Fibrinolysis is an anticoagulation clot dissolution process. Fibrinolysis is mediated by the enzyme plasmin, which remodels or dissolves the clot once the bleeding stops. The clot breaks down hours after the initial clot has formed. Fibrinogen and plasmin balance is crucial for optimal hemostasis.
Clotting Factor Facts
Optimal vitamin K absorption from the gut is needed for the manufacture of Factors II, VII, IX, and X in the liver. Low levels of these factors prolong the PT/INR and the PTT. Liver disease, particularly decompensated alcoholic cirrhosis, is the leading cause of Clotting Factor deficiency. It is important to note that not all patients with cirrhosis will have a prolonged PT/INR. Clotting Factor activity has to drop by more than 75% to cause prolongation of the PT/INR.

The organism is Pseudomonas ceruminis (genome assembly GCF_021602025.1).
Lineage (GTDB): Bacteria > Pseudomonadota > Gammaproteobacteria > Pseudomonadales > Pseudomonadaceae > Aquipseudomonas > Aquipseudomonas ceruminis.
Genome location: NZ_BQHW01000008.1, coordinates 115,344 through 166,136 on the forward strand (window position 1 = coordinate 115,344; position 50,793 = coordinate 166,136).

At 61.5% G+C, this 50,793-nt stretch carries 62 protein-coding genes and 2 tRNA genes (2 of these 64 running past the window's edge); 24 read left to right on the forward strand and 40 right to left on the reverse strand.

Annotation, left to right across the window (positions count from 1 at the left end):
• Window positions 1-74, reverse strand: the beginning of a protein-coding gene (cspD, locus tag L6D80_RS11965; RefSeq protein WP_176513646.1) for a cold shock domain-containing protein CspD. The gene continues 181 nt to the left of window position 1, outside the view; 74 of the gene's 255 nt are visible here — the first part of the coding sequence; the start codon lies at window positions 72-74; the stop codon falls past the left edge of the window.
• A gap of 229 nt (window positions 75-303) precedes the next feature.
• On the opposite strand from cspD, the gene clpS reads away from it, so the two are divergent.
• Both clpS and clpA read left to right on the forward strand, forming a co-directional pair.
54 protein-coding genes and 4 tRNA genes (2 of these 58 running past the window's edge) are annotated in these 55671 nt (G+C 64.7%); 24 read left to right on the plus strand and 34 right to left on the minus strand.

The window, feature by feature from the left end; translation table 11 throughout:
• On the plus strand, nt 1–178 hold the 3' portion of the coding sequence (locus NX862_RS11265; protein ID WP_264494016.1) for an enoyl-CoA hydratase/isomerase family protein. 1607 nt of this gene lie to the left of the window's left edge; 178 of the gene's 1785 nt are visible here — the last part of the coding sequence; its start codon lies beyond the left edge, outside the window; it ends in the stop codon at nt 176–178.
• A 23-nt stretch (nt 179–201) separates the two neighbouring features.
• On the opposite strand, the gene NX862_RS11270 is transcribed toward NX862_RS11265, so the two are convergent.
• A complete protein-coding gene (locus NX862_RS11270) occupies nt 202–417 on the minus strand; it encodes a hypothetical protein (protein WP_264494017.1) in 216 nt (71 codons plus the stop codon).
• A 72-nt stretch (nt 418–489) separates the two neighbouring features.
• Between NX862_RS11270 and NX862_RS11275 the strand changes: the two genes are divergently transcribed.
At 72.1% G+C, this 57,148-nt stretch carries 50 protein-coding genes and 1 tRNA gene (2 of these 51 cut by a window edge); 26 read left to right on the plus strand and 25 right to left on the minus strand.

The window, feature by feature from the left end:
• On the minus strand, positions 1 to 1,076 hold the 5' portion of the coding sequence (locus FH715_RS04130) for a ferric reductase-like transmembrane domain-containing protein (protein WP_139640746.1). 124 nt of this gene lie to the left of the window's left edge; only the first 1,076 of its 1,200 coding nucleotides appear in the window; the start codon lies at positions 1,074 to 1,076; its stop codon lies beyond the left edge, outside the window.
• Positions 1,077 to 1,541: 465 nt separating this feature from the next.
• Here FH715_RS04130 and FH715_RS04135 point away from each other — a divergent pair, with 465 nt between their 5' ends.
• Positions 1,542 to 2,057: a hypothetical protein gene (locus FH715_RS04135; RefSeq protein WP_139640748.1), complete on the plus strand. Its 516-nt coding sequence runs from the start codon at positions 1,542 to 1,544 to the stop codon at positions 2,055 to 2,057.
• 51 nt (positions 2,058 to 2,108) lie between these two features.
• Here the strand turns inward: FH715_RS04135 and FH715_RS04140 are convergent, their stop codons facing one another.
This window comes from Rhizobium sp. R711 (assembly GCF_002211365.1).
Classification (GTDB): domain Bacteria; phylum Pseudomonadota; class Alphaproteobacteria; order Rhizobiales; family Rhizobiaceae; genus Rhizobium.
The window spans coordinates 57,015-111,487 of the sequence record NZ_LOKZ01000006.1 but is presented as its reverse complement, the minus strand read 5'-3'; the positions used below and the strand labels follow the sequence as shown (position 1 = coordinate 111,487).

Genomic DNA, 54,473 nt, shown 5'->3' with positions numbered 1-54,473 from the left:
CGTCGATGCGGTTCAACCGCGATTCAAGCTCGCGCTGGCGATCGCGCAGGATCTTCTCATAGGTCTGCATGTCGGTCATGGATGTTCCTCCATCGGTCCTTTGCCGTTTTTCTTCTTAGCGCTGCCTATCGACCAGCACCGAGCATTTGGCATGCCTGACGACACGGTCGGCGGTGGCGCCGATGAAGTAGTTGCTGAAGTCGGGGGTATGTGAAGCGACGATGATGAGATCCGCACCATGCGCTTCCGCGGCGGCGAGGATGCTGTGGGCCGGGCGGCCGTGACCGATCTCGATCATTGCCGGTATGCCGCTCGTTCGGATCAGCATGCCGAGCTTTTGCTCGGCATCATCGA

Note that platelets are also produced in the liver, and thrombocytopenia can occur in the presence of cirrhosis. Always determine the PT/INR and the CBC with platelets prior to probing a cirrhotic patient. Chronic small bowel disease affects vitamin K absorption. Thus, Factors II, VII, IX, and X can be low in the presence of significant vitamin K deficiency due to chronic small bowel disease. The deficiency can be corrected by injecting 10mg vitamin K daily, IV for three days. Vitamin K IV promotes reversal in 6–12 hours. Oral vitamin K will be ineffective in the presence of chronic malabsorption.